Knoxville Nascar driver Trevor Bayne surprised everyone when he announced he has multiple sclerosis. M.S. attacks your nervous system.
For some it's manageable, and for others, it ruins their life.
Eddie McMurray lies in a hospital bed. It hurts him to sit up. It hurts to almost do anything. Eddie McMurray says, "I'm doing good. I've been up here for 8 years. I just take it day by day."
Eddie used to fish, ride Harley's and spend time with his family.
He was diagnosed at age 32. That's an age doctors say is common for men as their testosterone levels drop. Now he's forced to live in a nursing home at age 55. Eddie's daughter Emily Williams says, "I'm so emotional because I think of the memories. We had memories of him being able to do stuff. He used to get up and do things with us. He used to spend time with my daughters. They used to go fishing. It's different."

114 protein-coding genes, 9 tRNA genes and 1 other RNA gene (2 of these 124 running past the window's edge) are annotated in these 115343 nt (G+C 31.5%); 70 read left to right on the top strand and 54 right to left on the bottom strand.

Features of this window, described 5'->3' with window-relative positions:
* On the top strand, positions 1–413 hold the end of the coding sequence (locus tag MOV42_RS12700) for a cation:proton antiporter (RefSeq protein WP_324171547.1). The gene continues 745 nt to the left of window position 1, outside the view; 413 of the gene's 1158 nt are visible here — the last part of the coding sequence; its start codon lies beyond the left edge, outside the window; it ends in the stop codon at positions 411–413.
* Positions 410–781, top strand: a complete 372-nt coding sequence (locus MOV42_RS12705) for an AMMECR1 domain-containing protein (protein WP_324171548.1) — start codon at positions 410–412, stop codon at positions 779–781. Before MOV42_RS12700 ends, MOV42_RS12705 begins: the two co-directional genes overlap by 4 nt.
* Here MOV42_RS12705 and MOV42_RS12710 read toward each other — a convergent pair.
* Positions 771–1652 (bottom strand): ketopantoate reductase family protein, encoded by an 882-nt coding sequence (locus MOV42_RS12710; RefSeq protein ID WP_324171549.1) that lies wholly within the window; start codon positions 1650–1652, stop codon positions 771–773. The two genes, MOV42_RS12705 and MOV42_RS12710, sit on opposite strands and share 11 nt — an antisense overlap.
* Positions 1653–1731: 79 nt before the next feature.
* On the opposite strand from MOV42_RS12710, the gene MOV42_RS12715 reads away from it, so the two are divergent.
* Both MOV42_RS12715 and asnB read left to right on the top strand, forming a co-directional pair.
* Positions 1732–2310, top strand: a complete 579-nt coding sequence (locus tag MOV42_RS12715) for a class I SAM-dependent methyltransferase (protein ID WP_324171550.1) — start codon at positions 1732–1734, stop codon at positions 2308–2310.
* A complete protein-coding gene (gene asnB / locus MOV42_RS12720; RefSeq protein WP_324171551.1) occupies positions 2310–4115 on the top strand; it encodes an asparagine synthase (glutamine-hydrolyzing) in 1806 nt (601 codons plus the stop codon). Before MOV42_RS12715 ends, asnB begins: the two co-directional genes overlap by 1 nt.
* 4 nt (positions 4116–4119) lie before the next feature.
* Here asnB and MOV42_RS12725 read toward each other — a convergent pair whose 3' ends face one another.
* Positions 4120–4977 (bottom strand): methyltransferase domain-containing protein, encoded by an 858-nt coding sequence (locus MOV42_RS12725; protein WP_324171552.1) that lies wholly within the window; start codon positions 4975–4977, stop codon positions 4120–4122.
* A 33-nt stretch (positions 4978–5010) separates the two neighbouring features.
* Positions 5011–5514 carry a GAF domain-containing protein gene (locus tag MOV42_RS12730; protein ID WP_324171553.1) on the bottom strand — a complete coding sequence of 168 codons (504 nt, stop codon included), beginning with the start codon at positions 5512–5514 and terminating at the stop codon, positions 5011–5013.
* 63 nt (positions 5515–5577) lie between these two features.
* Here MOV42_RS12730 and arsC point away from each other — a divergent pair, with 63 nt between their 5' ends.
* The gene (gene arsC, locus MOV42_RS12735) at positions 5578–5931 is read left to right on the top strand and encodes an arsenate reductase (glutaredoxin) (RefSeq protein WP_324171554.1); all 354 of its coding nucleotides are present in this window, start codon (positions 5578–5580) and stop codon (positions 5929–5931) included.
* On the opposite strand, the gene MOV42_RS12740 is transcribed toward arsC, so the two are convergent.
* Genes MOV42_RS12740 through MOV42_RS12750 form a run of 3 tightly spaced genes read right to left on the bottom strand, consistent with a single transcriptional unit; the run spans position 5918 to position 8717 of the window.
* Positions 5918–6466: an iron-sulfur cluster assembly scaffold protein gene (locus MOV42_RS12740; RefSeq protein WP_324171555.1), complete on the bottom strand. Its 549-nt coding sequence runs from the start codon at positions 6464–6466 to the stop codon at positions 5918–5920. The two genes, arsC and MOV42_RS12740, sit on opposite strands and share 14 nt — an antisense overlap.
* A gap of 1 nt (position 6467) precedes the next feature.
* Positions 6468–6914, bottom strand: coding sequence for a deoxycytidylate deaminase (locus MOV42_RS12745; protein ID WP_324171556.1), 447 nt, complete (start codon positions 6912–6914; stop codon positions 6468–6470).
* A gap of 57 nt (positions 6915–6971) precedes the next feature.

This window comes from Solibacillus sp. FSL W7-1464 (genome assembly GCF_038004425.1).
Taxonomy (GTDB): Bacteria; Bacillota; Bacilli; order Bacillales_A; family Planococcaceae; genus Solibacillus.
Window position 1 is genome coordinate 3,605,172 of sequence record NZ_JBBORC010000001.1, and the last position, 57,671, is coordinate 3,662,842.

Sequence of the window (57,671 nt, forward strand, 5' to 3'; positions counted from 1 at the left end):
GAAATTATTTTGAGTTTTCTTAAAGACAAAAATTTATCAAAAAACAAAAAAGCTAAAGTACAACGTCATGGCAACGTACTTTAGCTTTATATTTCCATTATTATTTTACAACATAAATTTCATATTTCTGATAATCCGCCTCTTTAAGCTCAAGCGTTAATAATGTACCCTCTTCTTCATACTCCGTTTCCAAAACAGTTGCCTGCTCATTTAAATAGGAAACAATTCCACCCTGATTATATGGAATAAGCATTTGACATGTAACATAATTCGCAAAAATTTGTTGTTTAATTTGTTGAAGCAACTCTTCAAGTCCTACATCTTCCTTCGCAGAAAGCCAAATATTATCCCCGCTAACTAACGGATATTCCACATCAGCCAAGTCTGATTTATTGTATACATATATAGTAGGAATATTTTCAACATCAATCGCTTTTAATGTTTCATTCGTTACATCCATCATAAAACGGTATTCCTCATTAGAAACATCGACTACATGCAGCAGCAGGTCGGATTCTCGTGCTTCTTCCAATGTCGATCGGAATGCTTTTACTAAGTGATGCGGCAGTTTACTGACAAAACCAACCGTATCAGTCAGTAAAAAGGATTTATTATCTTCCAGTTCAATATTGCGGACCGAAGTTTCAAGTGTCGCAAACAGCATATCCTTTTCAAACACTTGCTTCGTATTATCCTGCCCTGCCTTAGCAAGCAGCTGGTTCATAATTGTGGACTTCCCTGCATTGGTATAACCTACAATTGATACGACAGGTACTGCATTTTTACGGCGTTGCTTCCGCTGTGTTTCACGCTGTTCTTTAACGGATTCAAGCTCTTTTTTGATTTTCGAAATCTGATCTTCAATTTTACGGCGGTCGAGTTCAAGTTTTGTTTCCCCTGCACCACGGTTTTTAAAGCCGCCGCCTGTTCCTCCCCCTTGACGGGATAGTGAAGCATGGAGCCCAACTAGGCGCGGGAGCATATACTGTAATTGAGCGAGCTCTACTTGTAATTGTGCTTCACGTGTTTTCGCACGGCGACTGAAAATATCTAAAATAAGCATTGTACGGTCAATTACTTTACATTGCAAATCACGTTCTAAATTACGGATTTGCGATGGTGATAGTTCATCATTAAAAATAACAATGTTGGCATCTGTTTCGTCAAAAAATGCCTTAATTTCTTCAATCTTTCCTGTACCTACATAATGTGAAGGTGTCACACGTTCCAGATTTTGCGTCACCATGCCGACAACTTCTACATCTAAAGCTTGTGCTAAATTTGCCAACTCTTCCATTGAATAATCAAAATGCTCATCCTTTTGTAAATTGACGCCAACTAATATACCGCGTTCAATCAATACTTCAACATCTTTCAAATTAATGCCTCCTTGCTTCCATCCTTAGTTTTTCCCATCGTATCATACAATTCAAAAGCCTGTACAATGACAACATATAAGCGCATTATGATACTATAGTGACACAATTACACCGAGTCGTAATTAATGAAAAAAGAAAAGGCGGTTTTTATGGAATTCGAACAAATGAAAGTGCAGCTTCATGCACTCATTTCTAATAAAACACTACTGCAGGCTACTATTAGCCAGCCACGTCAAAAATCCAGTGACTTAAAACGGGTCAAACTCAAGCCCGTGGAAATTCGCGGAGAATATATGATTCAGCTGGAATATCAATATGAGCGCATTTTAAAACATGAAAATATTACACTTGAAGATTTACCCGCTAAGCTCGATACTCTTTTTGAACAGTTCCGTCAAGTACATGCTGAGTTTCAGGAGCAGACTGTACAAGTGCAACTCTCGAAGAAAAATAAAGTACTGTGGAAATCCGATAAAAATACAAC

Dr. Randy Trudell says multiple sclerosis appears in a stroke-like form with symptons like weakness, double vision, and stumbling.
Dr. Randy Trudell says, "In small minority they have a really bad case. In a vast majority, we get them under control and prevent relapses"
Dr. Trudell hasn't seen Trevor Bayne, but believes Bayne could continue to race. He has one concern which is the heat inside the race car which could cause problems. Dr. Trudell says, "I think the inside of a race car is hot and would be concerned. It would make him more tired than he would want to be in a race."
Of course doctors are hoping Trevor Bayne can be treated and will live a normal life. As for Eddie McMurray, even with his extreme case, his daughter says he's never asked "why me" and just keeps on fighting.
M.S. affects 2 point 3 million people worldwide. Most people are diagnosed between the ages of 20 and 50.